Tuesday, May 12, 2009
Tuesday, 12 May 2009
The worst market for supertankers since the 1973 Arab oil embargo is setting the stage for prices to double by the fourth quarter as ship owners scrap aging vessels and delay orders for new ones. Prices on the benchmark Saudi Arabia to Japan route will rise to at least US$32,000 a day in the fourth quarter, from US$16,007 now, Oslo-based Fearnley Consultants A/S estimates. That's more than the US$26,994 shown by freight derivatives, contracts used by investors to speculate on future rates.
The collapse in shipping prices from a peak of US$177,036 a day in July, to this year's low of US$7,173 on April 16, and a ban on single-hulled vessels as soon as next year threatens to remove about 20 percent of supertankers from service, says Fearnley, part of Astrup Fearnley A/S. New orders may also be delayed or canceled as banks restrain lending and owners conserve cash, ship owners say.
"The amount of money needed to complete the order book does not exist in the world today," said Morten Arntzen, chief executive officer of New York-based Overseas Shipholding Group Inc., the largest U.S.-based oil-tanker owner. "We see a net reduction of the trading fleet next year."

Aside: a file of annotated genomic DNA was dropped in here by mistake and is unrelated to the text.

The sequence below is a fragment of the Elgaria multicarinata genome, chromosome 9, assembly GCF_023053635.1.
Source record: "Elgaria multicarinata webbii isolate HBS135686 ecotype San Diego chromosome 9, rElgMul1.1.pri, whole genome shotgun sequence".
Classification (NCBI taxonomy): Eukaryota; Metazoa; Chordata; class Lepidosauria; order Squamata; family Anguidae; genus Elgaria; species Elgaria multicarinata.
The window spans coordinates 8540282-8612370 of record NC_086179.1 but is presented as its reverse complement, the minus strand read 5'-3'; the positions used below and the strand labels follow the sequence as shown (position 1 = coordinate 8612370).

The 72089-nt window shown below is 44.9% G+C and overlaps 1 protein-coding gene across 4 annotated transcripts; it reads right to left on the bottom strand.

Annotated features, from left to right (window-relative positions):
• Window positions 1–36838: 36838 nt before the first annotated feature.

Shipping rates plunged as the Organization of Petroleum Exporting Countries agreed to record production cuts to bolster crude prices, curbing crude cargoes. Demand for oil, which has tumbled 65 percent from the record high in July, will decline for the second year, the first back-to-back drop since 1983, according to the Paris-based International Energy Agency.
"This market is as bad as I can remember it since the oil crisis from 1973 to the 1980s," said Charlie Fowle, a director at London-based shipbroker Galbraith's Ltd. This time, dozens of ships can be scrapped and output from the Caspian Sea to West Africa to the Caribbean has grown, providing additional cargoes, said Fowle, who was a junior broker in the 1970s.
Back then, some new ships were demolished before ever carrying a cargo, according to Martin Stopford, a director at London-based Clarkson Plc, the world's largest shipbroker. Other tankers turned off their motors and relied on ocean currents to float to their destinations to save fuel, according to Per Mansson, managing director of shipbroker Nor Ocean Stockholm AB in Stockholm and a sailor on tankers at the time.
The speed of the global supertanker fleet is averaging 9.43 knots with 96 carriers at anchor this year, compared with a peak of 10.6 knots and 58 anchored vessels in July, data compiled by Bloomberg show.
Tanker rates more than quadrupled in 2007 as the supply of ships failed to keep pace with what BP Plc said was the 14th consecutive annual increase in oil demand. Ship owners had already started amassing the largest-ever tanker order book, said Sverre Bjorn Svenning, an analyst at Fearnley Consultants.
Twenty supertanker orders will be delayed each year through 2012 and 14 canceled overall, according to Niklas Bengtsson, a project manager at a unit of Lloyd's Register-Fairplay, the world's largest provider of shipping data.